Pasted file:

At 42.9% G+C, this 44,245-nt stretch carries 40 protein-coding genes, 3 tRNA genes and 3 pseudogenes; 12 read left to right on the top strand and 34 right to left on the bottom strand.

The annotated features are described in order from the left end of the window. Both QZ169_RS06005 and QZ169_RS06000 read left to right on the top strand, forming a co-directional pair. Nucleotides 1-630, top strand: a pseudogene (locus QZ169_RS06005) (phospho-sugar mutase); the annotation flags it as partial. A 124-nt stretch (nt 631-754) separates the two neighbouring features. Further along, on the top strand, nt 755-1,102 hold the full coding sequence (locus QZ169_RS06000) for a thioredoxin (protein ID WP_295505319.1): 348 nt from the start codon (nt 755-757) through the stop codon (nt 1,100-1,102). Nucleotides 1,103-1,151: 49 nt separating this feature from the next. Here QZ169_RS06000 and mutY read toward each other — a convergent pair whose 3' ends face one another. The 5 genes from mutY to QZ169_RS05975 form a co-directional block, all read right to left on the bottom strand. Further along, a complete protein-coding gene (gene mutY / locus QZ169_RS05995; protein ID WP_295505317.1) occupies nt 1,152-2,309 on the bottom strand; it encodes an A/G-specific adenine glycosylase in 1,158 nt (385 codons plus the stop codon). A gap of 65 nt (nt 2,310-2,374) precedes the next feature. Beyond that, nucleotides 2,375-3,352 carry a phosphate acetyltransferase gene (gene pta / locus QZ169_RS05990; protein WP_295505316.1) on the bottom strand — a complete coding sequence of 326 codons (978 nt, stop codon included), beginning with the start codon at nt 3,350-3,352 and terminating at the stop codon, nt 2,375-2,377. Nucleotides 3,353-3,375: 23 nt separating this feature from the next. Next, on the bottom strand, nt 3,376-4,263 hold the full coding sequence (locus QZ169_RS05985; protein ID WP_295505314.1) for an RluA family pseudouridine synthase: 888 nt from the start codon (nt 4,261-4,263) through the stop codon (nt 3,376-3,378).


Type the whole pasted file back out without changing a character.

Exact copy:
At 42.9% G+C, this 44,245-nt stretch carries 40 protein-coding genes, 3 tRNA genes and 3 pseudogenes; 12 read left to right on the top strand and 34 right to left on the bottom strand.

The annotated features are described in order from the left end of the window. Both QZ169_RS06005 and QZ169_RS06000 read left to right on the top strand, forming a co-directional pair. Nucleotides 1-630, top strand: a pseudogene (locus QZ169_RS06005) (phospho-sugar mutase); the annotation flags it as partial. A 124-nt stretch (nt 631-754) separates the two neighbouring features. Further along, on the top strand, nt 755-1,102 hold the full coding sequence (locus QZ169_RS06000) for a thioredoxin (protein ID WP_295505319.1): 348 nt from the start codon (nt 755-757) through the stop codon (nt 1,100-1,102). Nucleotides 1,103-1,151: 49 nt separating this feature from the next. Here QZ169_RS06000 and mutY read toward each other — a convergent pair whose 3' ends face one another. The 5 genes from mutY to QZ169_RS05975 form a co-directional block, all read right to left on the bottom strand. Further along, a complete protein-coding gene (gene mutY / locus QZ169_RS05995; protein ID WP_295505317.1) occupies nt 1,152-2,309 on the bottom strand; it encodes an A/G-specific adenine glycosylase in 1,158 nt (385 codons plus the stop codon). A gap of 65 nt (nt 2,310-2,374) precedes the next feature. Beyond that, nucleotides 2,375-3,352 carry a phosphate acetyltransferase gene (gene pta / locus QZ169_RS05990; protein WP_295505316.1) on the bottom strand — a complete coding sequence of 326 codons (978 nt, stop codon included), beginning with the start codon at nt 3,350-3,352 and terminating at the stop codon, nt 2,375-2,377. Nucleotides 3,353-3,375: 23 nt separating this feature from the next. Next, on the bottom strand, nt 3,376-4,263 hold the full coding sequence (locus QZ169_RS05985; protein ID WP_295505314.1) for an RluA family pseudouridine synthase: 888 nt from the start codon (nt 4,261-4,263) through the stop codon (nt 3,376-3,378).